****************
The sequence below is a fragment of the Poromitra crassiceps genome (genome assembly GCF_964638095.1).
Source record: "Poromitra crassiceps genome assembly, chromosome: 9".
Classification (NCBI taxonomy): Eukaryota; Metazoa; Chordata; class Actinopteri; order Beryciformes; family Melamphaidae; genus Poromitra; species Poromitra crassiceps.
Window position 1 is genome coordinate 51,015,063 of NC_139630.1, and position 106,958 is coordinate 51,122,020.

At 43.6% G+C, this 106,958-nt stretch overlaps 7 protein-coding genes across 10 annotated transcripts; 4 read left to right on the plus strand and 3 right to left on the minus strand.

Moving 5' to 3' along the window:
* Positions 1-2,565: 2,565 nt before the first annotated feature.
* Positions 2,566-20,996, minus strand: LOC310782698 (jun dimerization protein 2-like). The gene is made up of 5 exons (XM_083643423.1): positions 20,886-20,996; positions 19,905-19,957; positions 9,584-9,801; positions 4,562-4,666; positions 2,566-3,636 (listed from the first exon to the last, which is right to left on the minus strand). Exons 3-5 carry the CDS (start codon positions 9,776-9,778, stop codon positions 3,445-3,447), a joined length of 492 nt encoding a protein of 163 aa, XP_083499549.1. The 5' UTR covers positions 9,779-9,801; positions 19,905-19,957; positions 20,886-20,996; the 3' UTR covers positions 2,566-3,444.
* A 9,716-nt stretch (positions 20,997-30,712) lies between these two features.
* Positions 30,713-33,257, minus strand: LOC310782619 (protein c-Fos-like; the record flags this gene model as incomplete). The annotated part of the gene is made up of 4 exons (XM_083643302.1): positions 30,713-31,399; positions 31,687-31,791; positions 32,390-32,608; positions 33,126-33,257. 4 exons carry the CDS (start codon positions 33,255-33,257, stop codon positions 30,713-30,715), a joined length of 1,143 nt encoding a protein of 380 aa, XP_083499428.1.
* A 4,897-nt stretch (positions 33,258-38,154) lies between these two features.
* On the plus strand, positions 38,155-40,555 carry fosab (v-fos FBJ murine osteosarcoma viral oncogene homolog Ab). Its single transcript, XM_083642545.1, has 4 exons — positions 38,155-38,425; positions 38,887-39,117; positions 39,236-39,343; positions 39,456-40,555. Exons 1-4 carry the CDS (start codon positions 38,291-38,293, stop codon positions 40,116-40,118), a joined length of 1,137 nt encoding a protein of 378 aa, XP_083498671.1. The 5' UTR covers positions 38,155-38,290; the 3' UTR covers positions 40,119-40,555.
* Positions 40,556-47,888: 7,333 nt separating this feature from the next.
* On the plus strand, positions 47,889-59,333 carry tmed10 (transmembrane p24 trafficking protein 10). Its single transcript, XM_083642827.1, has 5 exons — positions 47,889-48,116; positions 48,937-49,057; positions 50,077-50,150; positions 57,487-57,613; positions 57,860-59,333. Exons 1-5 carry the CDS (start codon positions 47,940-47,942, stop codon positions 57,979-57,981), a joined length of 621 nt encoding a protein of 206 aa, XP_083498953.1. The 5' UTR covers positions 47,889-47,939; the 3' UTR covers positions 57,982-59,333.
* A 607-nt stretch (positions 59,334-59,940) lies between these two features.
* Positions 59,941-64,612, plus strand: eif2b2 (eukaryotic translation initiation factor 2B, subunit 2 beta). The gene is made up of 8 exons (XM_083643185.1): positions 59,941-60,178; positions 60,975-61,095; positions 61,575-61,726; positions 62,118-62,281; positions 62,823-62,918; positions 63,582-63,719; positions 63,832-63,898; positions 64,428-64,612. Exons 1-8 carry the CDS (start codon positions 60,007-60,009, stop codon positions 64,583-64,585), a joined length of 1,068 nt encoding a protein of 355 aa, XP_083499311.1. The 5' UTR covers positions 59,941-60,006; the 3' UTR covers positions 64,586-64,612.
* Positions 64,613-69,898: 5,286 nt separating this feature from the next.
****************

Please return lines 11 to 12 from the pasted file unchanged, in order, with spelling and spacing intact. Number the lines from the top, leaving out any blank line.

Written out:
* A 4,897-nt stretch (positions 33,258-38,154) lies between these two features.
* On the plus strand, positions 38,155-40,555 carry fosab (v-fos FBJ murine osteosarcoma viral oncogene homolog Ab). Its single transcript, XM_083642545.1, has 4 exons — positions 38,155-38,425; positions 38,887-39,117; positions 39,236-39,343; positions 39,456-40,555. Exons 1-4 carry the CDS (start codon positions 38,291-38,293, stop codon positions 40,116-40,118), a joined length of 1,137 nt encoding a protein of 378 aa, XP_083498671.1. The 5' UTR covers positions 38,155-38,290; the 3' UTR covers positions 40,119-40,555.